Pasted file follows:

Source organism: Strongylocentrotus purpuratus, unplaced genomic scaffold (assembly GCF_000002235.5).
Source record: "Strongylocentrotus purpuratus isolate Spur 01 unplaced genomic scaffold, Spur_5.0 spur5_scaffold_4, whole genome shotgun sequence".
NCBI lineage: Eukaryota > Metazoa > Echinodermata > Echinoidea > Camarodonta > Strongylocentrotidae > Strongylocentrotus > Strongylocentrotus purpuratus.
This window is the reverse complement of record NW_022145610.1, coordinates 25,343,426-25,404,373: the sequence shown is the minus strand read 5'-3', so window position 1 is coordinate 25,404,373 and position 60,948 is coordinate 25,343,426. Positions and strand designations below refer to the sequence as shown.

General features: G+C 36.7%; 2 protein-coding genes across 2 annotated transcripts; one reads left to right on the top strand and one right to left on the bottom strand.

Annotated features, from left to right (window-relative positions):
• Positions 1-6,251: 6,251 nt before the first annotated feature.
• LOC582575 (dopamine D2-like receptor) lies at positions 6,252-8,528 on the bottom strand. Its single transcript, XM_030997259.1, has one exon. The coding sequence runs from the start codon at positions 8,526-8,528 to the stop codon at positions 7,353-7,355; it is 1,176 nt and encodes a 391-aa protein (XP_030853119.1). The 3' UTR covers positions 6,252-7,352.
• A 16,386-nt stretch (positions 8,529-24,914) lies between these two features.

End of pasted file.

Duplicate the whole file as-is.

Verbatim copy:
Source organism: Strongylocentrotus purpuratus, unplaced genomic scaffold (assembly GCF_000002235.5).
Source record: "Strongylocentrotus purpuratus isolate Spur 01 unplaced genomic scaffold, Spur_5.0 spur5_scaffold_4, whole genome shotgun sequence".
NCBI lineage: Eukaryota > Metazoa > Echinodermata > Echinoidea > Camarodonta > Strongylocentrotidae > Strongylocentrotus > Strongylocentrotus purpuratus.
This window is the reverse complement of record NW_022145610.1, coordinates 25,343,426-25,404,373: the sequence shown is the minus strand read 5'-3', so window position 1 is coordinate 25,404,373 and position 60,948 is coordinate 25,343,426. Positions and strand designations below refer to the sequence as shown.

General features: G+C 36.7%; 2 protein-coding genes across 2 annotated transcripts; one reads left to right on the top strand and one right to left on the bottom strand.

Annotated features, from left to right (window-relative positions):
• Positions 1-6,251: 6,251 nt before the first annotated feature.
• LOC582575 (dopamine D2-like receptor) lies at positions 6,252-8,528 on the bottom strand. Its single transcript, XM_030997259.1, has one exon. The coding sequence runs from the start codon at positions 8,526-8,528 to the stop codon at positions 7,353-7,355; it is 1,176 nt and encodes a 391-aa protein (XP_030853119.1). The 3' UTR covers positions 6,252-7,352.
• A 16,386-nt stretch (positions 8,529-24,914) lies between these two features.